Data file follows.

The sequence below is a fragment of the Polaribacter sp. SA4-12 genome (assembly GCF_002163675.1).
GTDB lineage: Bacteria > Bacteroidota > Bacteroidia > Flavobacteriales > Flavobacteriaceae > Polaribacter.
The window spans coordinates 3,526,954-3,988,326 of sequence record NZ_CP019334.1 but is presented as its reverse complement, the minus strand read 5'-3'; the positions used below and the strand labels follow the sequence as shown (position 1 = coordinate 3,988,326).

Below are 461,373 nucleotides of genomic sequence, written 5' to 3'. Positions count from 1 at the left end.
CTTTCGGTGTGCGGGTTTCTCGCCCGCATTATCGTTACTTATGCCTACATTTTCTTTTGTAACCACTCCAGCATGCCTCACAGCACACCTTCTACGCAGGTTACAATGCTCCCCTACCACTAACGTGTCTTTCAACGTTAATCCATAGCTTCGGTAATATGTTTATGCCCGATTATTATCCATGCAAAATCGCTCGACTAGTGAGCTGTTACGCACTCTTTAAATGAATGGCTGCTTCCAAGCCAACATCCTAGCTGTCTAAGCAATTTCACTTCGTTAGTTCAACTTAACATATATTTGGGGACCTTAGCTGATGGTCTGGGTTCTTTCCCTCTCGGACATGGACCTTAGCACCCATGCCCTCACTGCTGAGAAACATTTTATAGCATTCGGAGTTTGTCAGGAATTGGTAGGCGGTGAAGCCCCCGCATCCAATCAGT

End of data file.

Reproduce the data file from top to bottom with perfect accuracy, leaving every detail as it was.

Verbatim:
The sequence below is a fragment of the Polaribacter sp. SA4-12 genome (assembly GCF_002163675.1).
GTDB lineage: Bacteria > Bacteroidota > Bacteroidia > Flavobacteriales > Flavobacteriaceae > Polaribacter.
The window spans coordinates 3,526,954-3,988,326 of sequence record NZ_CP019334.1 but is presented as its reverse complement, the minus strand read 5'-3'; the positions used below and the strand labels follow the sequence as shown (position 1 = coordinate 3,988,326).

Below are 461,373 nucleotides of genomic sequence, written 5' to 3'. Positions count from 1 at the left end.
CTTTCGGTGTGCGGGTTTCTCGCCCGCATTATCGTTACTTATGCCTACATTTTCTTTTGTAACCACTCCAGCATGCCTCACAGCACACCTTCTACGCAGGTTACAATGCTCCCCTACCACTAACGTGTCTTTCAACGTTAATCCATAGCTTCGGTAATATGTTTATGCCCGATTATTATCCATGCAAAATCGCTCGACTAGTGAGCTGTTACGCACTCTTTAAATGAATGGCTGCTTCCAAGCCAACATCCTAGCTGTCTAAGCAATTTCACTTCGTTAGTTCAACTTAACATATATTTGGGGACCTTAGCTGATGGTCTGGGTTCTTTCCCTCTCGGACATGGACCTTAGCACCCATGCCCTCACTGCTGAGAAACATTTTATAGCATTCGGAGTTTGTCAGGAATTGGTAGGCGGTGAAGCCCCCGCATCCAATCAGT